Blair’s Indifference to Criticism of Anti-Terror Bill Confirms Wider Political Agenda
London, UK, November 22 – A report in yesterday's Guardian newspaper reveals that the Association of Chief Police Officers (Acpo) "knows of no intelligence to justify a Hizb ut-Tahrir ban" and that the anti-terrorism proposals currently before the House of Lords "risk alienating Muslims". The report outlines the police's outright opposition to 4 of the government's 14 proposed anti-terror measures including the banning of non-violent Islamic political parties, amending human rights laws to get round obstacles to new deportation rules, making the justification or glorification of terrorism anywhere an offence and automatically refusing asylum to anyone linked to terrorism anywhere. The Muslim community has also spoken out in a resounding manner against these draconian laws in an unprecedented joint statement issued by almost 200 prominent Muslim organisations and individuals.
Prior to the government's defeat over the extension of detention of terrorist suspects to 90 days, the government encouraged the police to make their position on the issue through the media and through direct contact with members of parliament. Andy Hayman, head of counter-terrorism at the Metropolitan Police, wrote a memorandum arguing the case for the plan, which was widely circulated, including at the Prime Minister's monthly press conference on Monday 7th November 2005. He also joined Home Secretary Charles Clarke to meet Labour backbenchers and was interviewed on television and radio. The Conservative Party also say that MPs received telephone calls, emails and letters from chief constables.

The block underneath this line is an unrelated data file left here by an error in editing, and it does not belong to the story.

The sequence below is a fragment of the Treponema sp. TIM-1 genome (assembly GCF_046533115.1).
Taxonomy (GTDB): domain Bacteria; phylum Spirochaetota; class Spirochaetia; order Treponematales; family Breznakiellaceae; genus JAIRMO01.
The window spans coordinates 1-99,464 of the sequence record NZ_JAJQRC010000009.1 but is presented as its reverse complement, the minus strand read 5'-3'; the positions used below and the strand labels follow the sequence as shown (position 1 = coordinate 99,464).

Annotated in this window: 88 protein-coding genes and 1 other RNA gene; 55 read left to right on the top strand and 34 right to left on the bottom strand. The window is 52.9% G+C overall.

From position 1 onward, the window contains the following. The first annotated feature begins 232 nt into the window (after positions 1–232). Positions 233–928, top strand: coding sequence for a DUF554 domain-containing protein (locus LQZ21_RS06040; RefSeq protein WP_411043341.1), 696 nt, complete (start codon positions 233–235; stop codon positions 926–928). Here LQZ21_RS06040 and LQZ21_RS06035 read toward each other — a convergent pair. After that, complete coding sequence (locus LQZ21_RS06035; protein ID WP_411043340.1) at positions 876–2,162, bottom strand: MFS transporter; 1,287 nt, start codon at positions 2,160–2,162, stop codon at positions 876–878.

Taji Mustafa, a media representative of Hizb ut-Tahrir Britain, said, "Blair made much of the police advice to extend the detention of terrorist suspects from 14 days to 90 days but is now playing down these new revelations. However in ignoring the Acpo advice and the views of the Muslim community it would seem that the Prime Minister has a wider agenda. The banning of non-violent political parties despite the opposition of the Muslim community is similar to the policies of the dictatorial regimes of the Muslim world. Is it that Blair is so eager to prop up these dictators and prevent the return of the Islamic Caliphate that he is willing to be indifferent to criticism? Will the government now circulate Acpo's view that there is "no intelligence to justify a Hizb ut-Tahrir ban" "
"If these draconian laws are enacted, with the right to speak out about illegal occupation and call for the removal of dictators being curtailed, then it will only further prove that freedom and democracy are only a smokescreen to hide the interests of western governments in the Muslim world."